several years ago and since then has
been used as a coal and Iron road fron.
me uuernsey iron mines, it passes
through a very rough country and the
grades are heavy. It Is now proposed to
take out tho curves and bring the grade
down to the minimum. This having been
done, tho little ten-mile stretch will form
an Important link In the Burlington" a
through line from Omaha to tho Paclf'c
coast, to be operated In conjunction with
the Northern Pacific.
With the Powder ltiver extension of the
Burlington built and In operation, trains
between Omaha nnd the coast are ex
pected to run from Omaha to Alllanro,
thence down to Northport. where thev
will get onto the Guernsey line, running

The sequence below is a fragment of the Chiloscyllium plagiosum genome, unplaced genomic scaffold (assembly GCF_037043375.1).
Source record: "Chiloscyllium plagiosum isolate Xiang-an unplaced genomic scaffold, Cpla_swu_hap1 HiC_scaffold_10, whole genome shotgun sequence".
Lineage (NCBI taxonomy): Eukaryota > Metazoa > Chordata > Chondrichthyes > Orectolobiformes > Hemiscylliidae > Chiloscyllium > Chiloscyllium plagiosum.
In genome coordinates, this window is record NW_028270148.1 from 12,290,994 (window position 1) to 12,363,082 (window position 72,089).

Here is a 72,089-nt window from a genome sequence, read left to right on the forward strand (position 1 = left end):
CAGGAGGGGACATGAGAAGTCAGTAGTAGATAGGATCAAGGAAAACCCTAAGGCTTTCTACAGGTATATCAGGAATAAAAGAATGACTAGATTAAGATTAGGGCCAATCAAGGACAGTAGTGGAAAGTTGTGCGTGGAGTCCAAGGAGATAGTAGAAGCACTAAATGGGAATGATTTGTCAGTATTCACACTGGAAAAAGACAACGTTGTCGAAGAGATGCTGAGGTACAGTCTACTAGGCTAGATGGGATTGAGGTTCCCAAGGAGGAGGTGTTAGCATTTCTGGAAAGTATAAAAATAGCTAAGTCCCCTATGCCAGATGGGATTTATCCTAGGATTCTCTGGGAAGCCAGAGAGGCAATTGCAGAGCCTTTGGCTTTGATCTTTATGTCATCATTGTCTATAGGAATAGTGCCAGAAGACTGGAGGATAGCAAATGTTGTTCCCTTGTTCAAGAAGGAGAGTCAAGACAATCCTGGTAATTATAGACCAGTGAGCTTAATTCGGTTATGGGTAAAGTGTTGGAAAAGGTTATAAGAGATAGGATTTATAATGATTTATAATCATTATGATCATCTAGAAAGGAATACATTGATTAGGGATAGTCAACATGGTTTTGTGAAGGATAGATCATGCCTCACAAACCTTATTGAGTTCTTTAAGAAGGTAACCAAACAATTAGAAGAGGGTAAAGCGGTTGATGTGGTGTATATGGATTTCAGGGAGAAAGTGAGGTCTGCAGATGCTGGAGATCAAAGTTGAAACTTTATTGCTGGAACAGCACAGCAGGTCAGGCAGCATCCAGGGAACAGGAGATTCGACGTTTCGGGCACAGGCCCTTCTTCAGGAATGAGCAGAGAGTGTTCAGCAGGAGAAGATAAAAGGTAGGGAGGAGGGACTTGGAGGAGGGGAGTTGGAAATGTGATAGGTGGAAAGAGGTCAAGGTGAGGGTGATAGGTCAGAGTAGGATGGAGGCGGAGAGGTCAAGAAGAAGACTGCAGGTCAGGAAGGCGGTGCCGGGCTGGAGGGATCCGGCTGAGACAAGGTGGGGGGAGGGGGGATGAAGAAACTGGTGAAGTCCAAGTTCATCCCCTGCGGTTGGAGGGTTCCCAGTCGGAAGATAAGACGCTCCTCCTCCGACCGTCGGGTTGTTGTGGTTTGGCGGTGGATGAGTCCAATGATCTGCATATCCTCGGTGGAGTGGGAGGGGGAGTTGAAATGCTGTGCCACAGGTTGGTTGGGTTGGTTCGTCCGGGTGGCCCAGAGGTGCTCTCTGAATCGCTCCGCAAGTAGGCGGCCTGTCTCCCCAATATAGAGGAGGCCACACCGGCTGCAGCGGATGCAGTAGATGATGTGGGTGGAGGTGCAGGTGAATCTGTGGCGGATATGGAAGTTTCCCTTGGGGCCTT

over It to Hartvllle, where they will get
onto the Colorado & Southern and run
to Orln Junction, at which they will
connect west with the Powder Ttlver lino,
continuing on to Portland and Seattle
K. G. BARTON CALLED TO REST i
Youtijr Omaha Millionaire Gives Up
.Fight After Long Struggle.
SISTER'S CONDITION IS CRITICAL
.Mr. Ilnrloii llns llreit III for l.nsl
Two Venrn nnd llns lleen t'on
rineil to UN lint for l.nst
Omaha's Greatest Clothing House
ORDERED TOJTOP SMOKING
Commissioner McQovern Posts No
tice for Laborers of City.
WORKINQMEN ARE PEEVED
The More Tliej Think Over llie Or
der (lie .Mori I'rrved They
CJrow n net Nome An- Tlirent
onliiHf to Unit.
Trouble hangs over tlw head of City
Commissioner Thomas MoOovern, all bi-
cause ho had a notice posted on the door
of tho city asphalt plant declaring the
use of smoking tobneco by the crosswalk
and intersection gangs was offensive to
the head of the department and had to
ho stopped forthwith.
It was a sullen crowd went out In the
crisp air yesterday, for they uro generally
addicted to the "pllf and believe It Is u